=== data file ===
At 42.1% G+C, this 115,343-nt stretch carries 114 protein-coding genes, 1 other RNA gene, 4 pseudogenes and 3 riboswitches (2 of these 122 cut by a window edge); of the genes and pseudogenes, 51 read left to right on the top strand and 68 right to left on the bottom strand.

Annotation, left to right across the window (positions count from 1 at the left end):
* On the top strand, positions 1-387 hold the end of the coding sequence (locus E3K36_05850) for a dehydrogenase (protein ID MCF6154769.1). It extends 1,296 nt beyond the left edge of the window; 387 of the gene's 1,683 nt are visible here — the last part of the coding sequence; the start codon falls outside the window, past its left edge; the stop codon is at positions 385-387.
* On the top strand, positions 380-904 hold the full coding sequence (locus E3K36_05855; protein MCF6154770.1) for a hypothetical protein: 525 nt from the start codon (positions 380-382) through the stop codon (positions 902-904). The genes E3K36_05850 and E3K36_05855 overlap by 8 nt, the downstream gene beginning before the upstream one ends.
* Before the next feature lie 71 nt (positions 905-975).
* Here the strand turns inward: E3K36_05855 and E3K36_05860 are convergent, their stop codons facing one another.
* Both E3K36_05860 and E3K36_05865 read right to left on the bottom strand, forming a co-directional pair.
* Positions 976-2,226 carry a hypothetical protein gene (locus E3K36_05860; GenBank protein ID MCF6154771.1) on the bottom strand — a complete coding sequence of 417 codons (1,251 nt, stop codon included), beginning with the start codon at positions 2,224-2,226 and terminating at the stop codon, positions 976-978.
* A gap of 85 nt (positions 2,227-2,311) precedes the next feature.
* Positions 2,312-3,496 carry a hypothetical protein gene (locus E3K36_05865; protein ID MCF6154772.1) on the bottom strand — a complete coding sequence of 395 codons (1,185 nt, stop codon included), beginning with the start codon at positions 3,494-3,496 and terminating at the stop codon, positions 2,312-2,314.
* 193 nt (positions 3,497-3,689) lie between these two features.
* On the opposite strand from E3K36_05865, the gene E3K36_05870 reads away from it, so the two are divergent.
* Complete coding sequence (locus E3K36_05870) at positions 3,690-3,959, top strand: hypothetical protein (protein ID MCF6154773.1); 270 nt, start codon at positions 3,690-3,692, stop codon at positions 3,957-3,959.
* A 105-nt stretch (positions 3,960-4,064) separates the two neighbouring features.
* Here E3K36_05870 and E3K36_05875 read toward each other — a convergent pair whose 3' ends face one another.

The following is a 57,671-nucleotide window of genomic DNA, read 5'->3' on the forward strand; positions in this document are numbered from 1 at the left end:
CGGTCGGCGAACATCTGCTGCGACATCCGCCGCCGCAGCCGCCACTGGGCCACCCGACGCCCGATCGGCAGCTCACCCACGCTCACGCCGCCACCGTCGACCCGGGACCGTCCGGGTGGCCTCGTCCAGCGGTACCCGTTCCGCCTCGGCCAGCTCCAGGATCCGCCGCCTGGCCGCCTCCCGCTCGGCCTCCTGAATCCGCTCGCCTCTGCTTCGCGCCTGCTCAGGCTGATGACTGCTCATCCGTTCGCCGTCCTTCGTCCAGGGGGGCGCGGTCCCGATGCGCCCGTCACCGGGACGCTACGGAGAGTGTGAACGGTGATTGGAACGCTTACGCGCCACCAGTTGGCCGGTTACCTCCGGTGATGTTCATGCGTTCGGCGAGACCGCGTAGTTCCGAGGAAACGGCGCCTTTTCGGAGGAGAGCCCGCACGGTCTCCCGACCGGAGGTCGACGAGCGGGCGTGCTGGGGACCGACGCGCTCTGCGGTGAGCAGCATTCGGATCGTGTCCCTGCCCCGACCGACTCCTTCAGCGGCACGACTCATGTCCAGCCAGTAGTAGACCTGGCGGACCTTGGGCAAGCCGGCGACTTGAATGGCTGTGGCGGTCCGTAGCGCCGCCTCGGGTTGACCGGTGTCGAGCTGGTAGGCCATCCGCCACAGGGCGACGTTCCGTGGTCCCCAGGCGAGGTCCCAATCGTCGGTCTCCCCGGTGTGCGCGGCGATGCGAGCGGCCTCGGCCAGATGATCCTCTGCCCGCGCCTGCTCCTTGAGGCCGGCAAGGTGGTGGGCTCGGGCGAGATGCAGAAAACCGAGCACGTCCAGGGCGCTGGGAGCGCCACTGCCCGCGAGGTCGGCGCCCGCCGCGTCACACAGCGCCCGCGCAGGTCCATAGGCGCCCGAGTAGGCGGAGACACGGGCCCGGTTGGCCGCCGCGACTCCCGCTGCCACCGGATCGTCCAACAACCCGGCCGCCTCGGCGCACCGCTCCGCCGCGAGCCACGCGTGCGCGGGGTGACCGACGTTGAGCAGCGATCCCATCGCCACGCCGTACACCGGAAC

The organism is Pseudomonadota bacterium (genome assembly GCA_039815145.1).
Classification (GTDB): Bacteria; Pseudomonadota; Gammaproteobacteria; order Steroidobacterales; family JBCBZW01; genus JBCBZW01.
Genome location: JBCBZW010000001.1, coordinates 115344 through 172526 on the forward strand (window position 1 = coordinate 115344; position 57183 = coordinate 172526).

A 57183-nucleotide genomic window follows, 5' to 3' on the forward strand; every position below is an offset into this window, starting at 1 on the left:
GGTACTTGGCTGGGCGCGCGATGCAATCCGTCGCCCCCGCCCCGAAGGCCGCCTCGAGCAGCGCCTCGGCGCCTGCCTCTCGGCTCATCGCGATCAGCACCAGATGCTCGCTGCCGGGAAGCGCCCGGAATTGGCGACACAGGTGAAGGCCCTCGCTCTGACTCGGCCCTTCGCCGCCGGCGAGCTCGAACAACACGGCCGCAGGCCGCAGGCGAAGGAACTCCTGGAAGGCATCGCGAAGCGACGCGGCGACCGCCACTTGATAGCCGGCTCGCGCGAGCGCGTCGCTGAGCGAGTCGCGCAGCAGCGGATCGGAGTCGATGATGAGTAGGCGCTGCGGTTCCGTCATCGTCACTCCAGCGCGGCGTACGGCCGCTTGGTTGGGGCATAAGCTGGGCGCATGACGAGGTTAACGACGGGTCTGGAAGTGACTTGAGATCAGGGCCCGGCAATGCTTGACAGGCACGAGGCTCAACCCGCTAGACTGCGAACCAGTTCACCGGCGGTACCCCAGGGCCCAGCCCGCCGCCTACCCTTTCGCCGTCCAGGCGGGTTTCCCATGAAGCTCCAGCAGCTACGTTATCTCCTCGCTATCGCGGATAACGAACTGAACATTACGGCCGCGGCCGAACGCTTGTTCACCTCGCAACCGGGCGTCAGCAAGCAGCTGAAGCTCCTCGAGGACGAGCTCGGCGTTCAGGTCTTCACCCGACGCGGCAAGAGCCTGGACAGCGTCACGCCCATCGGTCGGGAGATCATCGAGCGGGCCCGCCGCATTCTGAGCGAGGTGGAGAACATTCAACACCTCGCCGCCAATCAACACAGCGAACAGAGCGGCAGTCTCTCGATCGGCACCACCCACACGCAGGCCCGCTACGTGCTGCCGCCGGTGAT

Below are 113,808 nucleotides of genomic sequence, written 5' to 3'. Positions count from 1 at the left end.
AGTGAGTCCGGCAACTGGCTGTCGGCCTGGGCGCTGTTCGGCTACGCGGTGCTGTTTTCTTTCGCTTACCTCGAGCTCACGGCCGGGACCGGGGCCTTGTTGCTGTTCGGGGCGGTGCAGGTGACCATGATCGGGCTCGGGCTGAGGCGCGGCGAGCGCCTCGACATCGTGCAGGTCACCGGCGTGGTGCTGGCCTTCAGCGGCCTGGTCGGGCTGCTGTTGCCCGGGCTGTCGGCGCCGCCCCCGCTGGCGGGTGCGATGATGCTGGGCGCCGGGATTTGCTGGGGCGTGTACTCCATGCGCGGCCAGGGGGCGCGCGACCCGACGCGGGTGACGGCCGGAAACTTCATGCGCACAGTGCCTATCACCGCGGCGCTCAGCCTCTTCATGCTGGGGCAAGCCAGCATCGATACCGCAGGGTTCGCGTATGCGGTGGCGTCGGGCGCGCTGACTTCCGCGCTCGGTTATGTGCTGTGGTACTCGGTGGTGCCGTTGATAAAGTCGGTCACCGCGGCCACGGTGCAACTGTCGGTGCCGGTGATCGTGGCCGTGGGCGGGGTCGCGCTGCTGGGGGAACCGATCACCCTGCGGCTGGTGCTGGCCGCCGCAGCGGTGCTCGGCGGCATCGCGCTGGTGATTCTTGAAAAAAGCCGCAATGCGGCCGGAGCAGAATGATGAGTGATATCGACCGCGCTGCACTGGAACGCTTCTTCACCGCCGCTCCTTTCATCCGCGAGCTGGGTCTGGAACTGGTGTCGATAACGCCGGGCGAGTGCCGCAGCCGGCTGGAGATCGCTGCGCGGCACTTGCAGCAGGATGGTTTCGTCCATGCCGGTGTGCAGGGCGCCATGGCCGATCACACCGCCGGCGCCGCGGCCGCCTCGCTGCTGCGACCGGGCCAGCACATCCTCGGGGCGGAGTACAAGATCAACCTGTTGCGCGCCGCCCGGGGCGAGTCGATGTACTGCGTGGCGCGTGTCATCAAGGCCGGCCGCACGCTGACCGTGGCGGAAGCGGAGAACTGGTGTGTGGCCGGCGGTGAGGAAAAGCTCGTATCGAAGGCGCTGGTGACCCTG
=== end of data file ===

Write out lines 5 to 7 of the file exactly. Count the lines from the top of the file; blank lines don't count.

* Before the next feature lie 71 nt (positions 905-975).
* Here the strand turns inward: E3K36_05855 and E3K36_05860 are convergent, their stop codons facing one another.
* Both E3K36_05860 and E3K36_05865 read right to left on the bottom strand, forming a co-directional pair.